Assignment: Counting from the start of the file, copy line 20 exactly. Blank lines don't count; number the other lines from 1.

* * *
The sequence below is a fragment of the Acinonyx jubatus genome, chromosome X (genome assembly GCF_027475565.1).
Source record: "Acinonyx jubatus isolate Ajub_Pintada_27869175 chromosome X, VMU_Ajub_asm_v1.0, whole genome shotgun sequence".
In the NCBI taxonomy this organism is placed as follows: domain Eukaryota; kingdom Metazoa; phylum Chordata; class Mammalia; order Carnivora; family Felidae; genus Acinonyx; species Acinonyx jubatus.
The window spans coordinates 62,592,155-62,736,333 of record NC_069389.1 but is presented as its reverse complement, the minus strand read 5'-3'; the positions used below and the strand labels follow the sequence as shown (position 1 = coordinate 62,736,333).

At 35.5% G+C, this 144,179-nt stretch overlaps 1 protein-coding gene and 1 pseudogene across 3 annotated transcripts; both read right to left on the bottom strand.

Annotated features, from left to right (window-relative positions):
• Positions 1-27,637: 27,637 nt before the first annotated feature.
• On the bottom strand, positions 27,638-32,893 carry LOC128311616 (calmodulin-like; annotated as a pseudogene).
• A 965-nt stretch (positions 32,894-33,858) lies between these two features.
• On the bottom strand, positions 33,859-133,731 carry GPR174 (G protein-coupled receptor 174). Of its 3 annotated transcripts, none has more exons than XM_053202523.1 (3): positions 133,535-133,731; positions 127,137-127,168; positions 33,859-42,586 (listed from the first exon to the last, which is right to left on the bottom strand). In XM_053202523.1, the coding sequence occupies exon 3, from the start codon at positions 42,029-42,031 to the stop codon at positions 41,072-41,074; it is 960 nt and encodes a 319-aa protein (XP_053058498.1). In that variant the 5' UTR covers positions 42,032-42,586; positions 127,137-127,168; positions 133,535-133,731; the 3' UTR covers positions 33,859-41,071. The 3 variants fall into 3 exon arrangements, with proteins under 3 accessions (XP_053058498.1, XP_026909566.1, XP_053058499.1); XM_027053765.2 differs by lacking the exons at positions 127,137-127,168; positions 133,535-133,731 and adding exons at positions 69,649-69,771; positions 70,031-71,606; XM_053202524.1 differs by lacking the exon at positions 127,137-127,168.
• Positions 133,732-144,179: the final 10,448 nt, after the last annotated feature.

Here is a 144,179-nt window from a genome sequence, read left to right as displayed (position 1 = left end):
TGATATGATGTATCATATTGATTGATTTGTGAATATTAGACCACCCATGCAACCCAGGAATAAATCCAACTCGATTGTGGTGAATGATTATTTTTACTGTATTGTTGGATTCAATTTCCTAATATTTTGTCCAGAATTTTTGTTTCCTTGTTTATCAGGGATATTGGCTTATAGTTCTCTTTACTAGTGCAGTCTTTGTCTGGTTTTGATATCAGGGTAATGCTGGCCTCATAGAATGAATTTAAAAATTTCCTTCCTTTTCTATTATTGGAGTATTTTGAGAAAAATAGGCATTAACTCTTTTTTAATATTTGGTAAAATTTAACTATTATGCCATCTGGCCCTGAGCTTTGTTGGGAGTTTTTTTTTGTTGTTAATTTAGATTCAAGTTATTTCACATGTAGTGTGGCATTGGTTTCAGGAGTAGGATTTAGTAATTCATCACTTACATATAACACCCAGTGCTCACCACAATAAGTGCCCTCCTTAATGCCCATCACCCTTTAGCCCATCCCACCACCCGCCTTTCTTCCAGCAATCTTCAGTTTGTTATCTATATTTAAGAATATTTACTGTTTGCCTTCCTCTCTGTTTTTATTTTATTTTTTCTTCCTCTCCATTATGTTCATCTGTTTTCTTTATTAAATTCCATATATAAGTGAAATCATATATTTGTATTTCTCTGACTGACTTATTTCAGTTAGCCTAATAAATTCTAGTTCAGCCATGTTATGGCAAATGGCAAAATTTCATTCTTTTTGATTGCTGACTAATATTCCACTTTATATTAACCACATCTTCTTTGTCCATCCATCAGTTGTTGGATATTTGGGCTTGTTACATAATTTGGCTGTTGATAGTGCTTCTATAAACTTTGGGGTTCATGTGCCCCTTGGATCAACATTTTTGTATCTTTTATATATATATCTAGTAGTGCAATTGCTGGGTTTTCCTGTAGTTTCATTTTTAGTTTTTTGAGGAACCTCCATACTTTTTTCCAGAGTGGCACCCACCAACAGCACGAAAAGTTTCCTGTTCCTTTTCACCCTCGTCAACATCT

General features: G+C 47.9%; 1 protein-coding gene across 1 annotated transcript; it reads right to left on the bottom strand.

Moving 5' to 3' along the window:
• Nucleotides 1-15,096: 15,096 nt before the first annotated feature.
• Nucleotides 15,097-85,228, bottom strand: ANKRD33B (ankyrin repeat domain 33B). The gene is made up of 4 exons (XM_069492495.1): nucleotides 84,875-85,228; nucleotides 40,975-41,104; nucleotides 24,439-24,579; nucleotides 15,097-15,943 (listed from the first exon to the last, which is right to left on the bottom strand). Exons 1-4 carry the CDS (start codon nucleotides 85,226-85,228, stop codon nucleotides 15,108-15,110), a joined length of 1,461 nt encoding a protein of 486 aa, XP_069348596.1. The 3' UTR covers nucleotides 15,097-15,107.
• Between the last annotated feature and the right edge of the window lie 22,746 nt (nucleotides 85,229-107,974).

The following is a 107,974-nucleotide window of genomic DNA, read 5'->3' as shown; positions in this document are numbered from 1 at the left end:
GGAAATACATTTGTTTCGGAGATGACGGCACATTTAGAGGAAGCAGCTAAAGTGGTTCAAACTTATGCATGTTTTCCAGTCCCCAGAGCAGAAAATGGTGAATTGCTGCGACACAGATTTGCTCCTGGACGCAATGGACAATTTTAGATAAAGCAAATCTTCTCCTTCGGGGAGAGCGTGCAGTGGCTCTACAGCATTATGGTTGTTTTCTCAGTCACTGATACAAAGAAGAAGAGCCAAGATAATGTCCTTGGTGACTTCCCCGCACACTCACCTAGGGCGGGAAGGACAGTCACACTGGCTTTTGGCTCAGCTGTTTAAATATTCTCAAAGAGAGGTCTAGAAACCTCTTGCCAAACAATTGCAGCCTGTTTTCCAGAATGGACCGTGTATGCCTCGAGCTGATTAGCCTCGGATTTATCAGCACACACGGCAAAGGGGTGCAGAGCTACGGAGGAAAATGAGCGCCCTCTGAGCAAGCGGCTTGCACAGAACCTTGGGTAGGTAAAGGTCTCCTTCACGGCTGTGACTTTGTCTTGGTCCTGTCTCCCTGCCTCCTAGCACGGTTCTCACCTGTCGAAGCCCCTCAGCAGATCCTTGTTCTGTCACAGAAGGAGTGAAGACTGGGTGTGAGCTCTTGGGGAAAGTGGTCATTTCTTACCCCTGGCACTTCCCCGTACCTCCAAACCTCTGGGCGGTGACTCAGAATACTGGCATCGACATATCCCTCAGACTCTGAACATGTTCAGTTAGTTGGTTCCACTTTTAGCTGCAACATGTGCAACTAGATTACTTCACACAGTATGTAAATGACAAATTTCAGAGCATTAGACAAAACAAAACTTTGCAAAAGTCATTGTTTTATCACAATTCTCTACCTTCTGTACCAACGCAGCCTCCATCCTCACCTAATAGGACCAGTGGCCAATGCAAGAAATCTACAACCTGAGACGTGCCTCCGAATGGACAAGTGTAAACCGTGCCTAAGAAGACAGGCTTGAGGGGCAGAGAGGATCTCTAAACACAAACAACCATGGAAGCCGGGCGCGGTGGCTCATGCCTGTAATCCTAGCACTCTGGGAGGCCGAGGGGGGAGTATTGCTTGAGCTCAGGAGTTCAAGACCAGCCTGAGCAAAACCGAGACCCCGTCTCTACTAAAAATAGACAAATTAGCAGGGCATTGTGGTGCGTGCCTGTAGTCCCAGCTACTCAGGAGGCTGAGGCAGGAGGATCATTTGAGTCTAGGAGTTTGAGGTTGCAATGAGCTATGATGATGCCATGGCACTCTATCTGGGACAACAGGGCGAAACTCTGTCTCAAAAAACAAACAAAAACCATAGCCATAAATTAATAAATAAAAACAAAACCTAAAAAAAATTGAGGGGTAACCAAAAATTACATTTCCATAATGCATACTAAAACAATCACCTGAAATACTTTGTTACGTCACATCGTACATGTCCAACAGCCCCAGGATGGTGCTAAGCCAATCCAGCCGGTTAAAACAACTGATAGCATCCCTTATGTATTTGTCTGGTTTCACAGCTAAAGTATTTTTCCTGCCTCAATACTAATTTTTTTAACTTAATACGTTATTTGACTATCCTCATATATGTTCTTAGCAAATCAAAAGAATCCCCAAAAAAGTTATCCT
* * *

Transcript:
GGAAATACATTTGTTTCGGAGATGACGGCACATTTAGAGGAAGCAGCTAAAGTGGTTCAAACTTATGCATGTTTTCCAGTCCCCAGAGCAGAAAATGGTGAATTGCTGCGACACAGATTTGCTCCTGGACGCAATGGACAATTTTAGATAAAGCAAATCTTCTCCTTCGGGGAGAGCGTGCAGTGGCTCTACAGCATTATGGTTGTTTTCTCAGTCACTGATACAAAGAAGAAGAGCCAAGATAATGTCCTTGGTGACTTCCCCGCACACTCACCTAGGGCGGGAAGGACAGTCACACTGGCTTTTGGCTCAGCTGTTTAAATATTCTCAAAGAGAGGTCTAGAAACCTCTTGCCAAACAATTGCAGCCTGTTTTCCAGAATGGACCGTGTATGCCTCGAGCTGATTAGCCTCGGATTTATCAGCACACACGGCAAAGGGGTGCAGAGCTACGGAGGAAAATGAGCGCCCTCTGAGCAAGCGGCTTGCACAGAACCTTGGGTAGGTAAAGGTCTCCTTCACGGCTGTGACTTTGTCTTGGTCCTGTCTCCCTGCCTCCTAGCACGGTTCTCACCTGTCGAAGCCCCTCAGCAGATCCTTGTTCTGTCACAGAAGGAGTGAAGACTGGGTGTGAGCTCTTGGGGAAAGTGGTCATTTCTTACCCCTGGCACTTCCCCGTACCTCCAAACCTCTGGGCGGTGACTCAGAATACTGGCATCGACATATCCCTCAGACTCTGAACATGTTCAGTTAGTTGGTTCCACTTTTAGCTGCAACATGTGCAACTAGATTACTTCACACAGTATGTAAATGACAAATTTCAGAGCATTAGACAAAACAAAACTTTGCAAAAGTCATTGTTTTATCACAATTCTCTACCTTCTGTACCAACGCAGCCTCCATCCTCACCTAATAGGACCAGTGGCCAATGCAAGAAATCTACAACCTGAGACGTGCCTCCGAATGGACAAGTGTAAACCGTGCCTAAGAAGACAGGCTTGAGGGGCAGAGAGGATCTCTAAACACAAACAACCATGGAAGCCGGGCGCGGTGGCTCATGCCTGTAATCCTAGCACTCTGGGAGGCCGAGGGGGGAGTATTGCTTGAGCTCAGGAGTTCAAGACCAGCCTGAGCAAAACCGAGACCCCGTCTCTACTAAAAATAGACAAATTAGCAGGGCATTGTGGTGCGTGCCTGTAGTCCCAGCTACTCAGGAGGCTGAGGCAGGAGGATCATTTGAGTCTAGGAGTTTGAGGTTGCAATGAGCTATGATGATGCCATGGCACTCTATCTGGGACAACAGGGCGAAACTCTGTCTCAAAAAACAAACAAAAACCATAGCCATAAATTAATAAATAAAAACAAAACCTAAAAAAAATTGAGGGGTAACCAAAAATTACATTTCCATAATGCATACTAAAACAATCACCTGAAATACTTTGTTACGTCACATCGTACATGTCCAACAGCCCCAGGATGGTGCTAAGCCAATCCAGCCGGTTAAAACAACTGATAGCATCCCTTATGTATTTGTCTGGTTTCACAGCTAAAGTATTTTTCCTGCCTCAATACTAATTTTTTTAACTTAATACGTTATTTGACTATCCTCATATATGTTCTTAGCAAATCAAAAGAATCCCCAAAAAAGTTATCCT